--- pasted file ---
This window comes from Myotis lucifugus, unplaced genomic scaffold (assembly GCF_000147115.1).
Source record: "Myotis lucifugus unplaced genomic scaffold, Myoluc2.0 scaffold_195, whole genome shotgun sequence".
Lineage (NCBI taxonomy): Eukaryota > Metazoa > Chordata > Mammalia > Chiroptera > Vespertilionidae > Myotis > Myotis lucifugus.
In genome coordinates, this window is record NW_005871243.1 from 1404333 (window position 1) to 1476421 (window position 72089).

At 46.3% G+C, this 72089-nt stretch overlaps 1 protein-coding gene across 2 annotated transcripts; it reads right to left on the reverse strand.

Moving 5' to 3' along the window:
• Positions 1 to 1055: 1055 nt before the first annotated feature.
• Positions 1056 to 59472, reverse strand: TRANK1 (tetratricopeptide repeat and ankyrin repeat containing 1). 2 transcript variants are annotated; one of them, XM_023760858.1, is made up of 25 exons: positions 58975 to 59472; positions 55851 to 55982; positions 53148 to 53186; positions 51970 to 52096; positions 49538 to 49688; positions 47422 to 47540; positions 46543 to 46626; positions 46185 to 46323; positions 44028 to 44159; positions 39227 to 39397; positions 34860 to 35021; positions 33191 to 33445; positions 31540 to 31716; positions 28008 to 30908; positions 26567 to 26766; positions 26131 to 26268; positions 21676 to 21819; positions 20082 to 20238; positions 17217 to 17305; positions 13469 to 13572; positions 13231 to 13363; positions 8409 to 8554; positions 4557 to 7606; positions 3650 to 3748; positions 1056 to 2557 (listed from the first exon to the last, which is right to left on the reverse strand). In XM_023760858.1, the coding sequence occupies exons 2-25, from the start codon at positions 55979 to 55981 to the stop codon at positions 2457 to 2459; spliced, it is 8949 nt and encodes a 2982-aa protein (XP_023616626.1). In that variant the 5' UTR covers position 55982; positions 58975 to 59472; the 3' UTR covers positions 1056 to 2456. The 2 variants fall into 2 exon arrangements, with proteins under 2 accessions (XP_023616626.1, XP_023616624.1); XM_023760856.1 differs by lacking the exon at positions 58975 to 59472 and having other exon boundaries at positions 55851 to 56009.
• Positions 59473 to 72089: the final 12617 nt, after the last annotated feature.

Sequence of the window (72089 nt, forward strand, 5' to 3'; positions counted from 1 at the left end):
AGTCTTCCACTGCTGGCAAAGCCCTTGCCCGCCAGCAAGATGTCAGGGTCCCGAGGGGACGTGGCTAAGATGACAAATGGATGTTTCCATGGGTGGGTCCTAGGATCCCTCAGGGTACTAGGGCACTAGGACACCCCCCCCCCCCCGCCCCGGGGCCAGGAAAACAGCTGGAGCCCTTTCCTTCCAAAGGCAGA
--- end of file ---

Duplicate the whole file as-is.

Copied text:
This window comes from Myotis lucifugus, unplaced genomic scaffold (assembly GCF_000147115.1).
Source record: "Myotis lucifugus unplaced genomic scaffold, Myoluc2.0 scaffold_195, whole genome shotgun sequence".
Lineage (NCBI taxonomy): Eukaryota > Metazoa > Chordata > Mammalia > Chiroptera > Vespertilionidae > Myotis > Myotis lucifugus.
In genome coordinates, this window is record NW_005871243.1 from 1404333 (window position 1) to 1476421 (window position 72089).

At 46.3% G+C, this 72089-nt stretch overlaps 1 protein-coding gene across 2 annotated transcripts; it reads right to left on the reverse strand.

Moving 5' to 3' along the window:
• Positions 1 to 1055: 1055 nt before the first annotated feature.
• Positions 1056 to 59472, reverse strand: TRANK1 (tetratricopeptide repeat and ankyrin repeat containing 1). 2 transcript variants are annotated; one of them, XM_023760858.1, is made up of 25 exons: positions 58975 to 59472; positions 55851 to 55982; positions 53148 to 53186; positions 51970 to 52096; positions 49538 to 49688; positions 47422 to 47540; positions 46543 to 46626; positions 46185 to 46323; positions 44028 to 44159; positions 39227 to 39397; positions 34860 to 35021; positions 33191 to 33445; positions 31540 to 31716; positions 28008 to 30908; positions 26567 to 26766; positions 26131 to 26268; positions 21676 to 21819; positions 20082 to 20238; positions 17217 to 17305; positions 13469 to 13572; positions 13231 to 13363; positions 8409 to 8554; positions 4557 to 7606; positions 3650 to 3748; positions 1056 to 2557 (listed from the first exon to the last, which is right to left on the reverse strand). In XM_023760858.1, the coding sequence occupies exons 2-25, from the start codon at positions 55979 to 55981 to the stop codon at positions 2457 to 2459; spliced, it is 8949 nt and encodes a 2982-aa protein (XP_023616626.1). In that variant the 5' UTR covers position 55982; positions 58975 to 59472; the 3' UTR covers positions 1056 to 2456. The 2 variants fall into 2 exon arrangements, with proteins under 2 accessions (XP_023616626.1, XP_023616624.1); XM_023760856.1 differs by lacking the exon at positions 58975 to 59472 and having other exon boundaries at positions 55851 to 56009.
• Positions 59473 to 72089: the final 12617 nt, after the last annotated feature.

Sequence of the window (72089 nt, forward strand, 5' to 3'; positions counted from 1 at the left end):
AGTCTTCCACTGCTGGCAAAGCCCTTGCCCGCCAGCAAGATGTCAGGGTCCCGAGGGGACGTGGCTAAGATGACAAATGGATGTTTCCATGGGTGGGTCCTAGGATCCCTCAGGGTACTAGGGCACTAGGACACCCCCCCCCCCCCGCCCCGGGGCCAGGAAAACAGCTGGAGCCCTTTCCTTCCAAAGGCAGA